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Document Type
Analytical Studies
Publication Topic(s)
Domestic Violence, Gender
Country(s)
Ghana, Uganda
Language
English
Recommended Citation
Kishor, Sunita and Sarah E.K. Bradley. 2012. Women’s and Men’s Experience of Spousal Violence in Two African Countries: Does Gender Matter? DHS Analytical Studies No. 27. Calverton, Maryland, USA: ICF International.
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Publication ID
AS27

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Abstract:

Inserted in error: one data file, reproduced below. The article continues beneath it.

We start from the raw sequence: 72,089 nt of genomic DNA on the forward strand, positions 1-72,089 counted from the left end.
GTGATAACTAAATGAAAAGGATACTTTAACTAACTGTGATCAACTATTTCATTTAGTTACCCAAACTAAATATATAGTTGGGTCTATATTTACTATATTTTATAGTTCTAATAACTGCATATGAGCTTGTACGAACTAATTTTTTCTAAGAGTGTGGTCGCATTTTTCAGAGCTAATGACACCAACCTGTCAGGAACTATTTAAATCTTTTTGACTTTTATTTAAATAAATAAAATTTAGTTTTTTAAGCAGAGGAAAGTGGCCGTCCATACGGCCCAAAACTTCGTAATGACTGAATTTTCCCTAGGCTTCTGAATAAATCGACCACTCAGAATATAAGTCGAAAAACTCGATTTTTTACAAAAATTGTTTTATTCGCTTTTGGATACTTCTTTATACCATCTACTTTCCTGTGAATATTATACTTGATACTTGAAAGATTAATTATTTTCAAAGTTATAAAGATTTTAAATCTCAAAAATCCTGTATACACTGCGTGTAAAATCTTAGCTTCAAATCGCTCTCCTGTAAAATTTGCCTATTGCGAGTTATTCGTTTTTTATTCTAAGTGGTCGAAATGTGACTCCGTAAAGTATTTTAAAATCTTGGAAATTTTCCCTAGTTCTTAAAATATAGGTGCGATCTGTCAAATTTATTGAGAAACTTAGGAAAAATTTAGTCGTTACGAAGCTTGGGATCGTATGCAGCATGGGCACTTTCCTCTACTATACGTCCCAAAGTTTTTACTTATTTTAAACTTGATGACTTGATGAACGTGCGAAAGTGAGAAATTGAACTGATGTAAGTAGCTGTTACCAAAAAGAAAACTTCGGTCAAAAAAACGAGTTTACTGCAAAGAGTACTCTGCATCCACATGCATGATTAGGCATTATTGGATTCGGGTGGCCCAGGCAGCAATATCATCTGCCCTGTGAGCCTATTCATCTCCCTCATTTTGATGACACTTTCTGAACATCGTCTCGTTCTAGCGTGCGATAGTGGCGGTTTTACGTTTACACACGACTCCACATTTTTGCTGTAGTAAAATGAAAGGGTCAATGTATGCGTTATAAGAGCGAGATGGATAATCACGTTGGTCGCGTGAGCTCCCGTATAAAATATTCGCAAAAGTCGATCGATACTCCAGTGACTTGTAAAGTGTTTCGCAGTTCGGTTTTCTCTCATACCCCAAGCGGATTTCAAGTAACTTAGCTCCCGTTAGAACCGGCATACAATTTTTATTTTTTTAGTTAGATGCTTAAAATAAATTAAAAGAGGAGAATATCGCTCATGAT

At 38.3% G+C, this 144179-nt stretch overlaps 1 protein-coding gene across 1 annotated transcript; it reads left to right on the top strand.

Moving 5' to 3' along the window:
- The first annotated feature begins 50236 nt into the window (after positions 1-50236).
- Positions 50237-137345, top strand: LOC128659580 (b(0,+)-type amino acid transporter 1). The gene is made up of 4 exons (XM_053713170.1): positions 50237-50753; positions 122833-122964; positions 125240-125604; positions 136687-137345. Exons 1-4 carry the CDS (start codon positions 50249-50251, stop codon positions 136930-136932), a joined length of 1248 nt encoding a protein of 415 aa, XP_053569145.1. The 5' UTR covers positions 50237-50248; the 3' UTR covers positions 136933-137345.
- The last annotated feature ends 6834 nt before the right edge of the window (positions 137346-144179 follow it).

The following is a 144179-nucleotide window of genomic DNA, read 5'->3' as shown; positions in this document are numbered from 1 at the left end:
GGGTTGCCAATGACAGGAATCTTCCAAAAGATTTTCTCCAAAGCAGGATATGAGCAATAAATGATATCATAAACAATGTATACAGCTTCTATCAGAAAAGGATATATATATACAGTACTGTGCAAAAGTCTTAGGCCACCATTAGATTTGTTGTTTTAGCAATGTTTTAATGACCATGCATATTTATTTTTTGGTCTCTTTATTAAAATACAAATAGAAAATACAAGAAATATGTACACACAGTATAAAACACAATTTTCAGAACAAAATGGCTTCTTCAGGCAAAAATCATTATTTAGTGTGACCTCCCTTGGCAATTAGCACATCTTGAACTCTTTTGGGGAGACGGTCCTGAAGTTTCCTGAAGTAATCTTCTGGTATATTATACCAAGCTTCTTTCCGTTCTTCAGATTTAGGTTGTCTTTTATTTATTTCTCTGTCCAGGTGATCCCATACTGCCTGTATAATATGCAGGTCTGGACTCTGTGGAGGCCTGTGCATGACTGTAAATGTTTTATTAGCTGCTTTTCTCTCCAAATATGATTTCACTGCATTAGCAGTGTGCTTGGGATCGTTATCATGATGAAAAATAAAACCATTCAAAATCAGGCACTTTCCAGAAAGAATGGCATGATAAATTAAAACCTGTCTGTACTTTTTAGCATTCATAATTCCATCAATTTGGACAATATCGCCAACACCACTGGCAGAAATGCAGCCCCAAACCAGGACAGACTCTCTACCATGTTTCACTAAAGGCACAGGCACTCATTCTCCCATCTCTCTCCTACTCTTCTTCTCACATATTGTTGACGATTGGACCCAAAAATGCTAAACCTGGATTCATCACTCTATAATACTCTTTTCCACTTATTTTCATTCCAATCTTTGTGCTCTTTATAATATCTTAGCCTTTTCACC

To better understand the role of gender in intimate partner violence (IPV) outside the developed world, this report compares the experiences of married men and married women with spousal violence, the most common form of IPV, using data from two sub-Saharan African countries, Ghana and Uganda. The analysis finds that spousal violence is relatively common among both women and men in the two countries studied, but finds no evidence of gender symmetry. The findings of this report are unambiguous in demonstrating that the level, intensity, and severity of spousal violence against women are much greater than they are against men; that women are much more likely to be the victims and men the aggressors, even after controlling for other relevant factors; that when men do experience violence it is much more likely to be in a mutually violent relationship, while women are much more likely to be only the victims of violence; and that women and the children of women who experience violence are more likely to experience poor health outcomes than men or the children of men who experience violence. Experiencing violence for women is associated with several poor health outcomes for themselves and their children; whereas for men, perpetrating spousal violence is particularly associated with higher-risk sexual behaviors and some poor health outcomes for their children. When women are perpetrators of violence, their male partners do suffer at least some of the same health consequences as suffered by women victims. Based on the findings of this report, it is recommended that elimination of violence against women should remain the highest priority. Nonetheless, programs that are working to reduce violence and its negative health consequences should also take into consideration the fact that not all men are only perpetrators of spousal violence; some are also victims.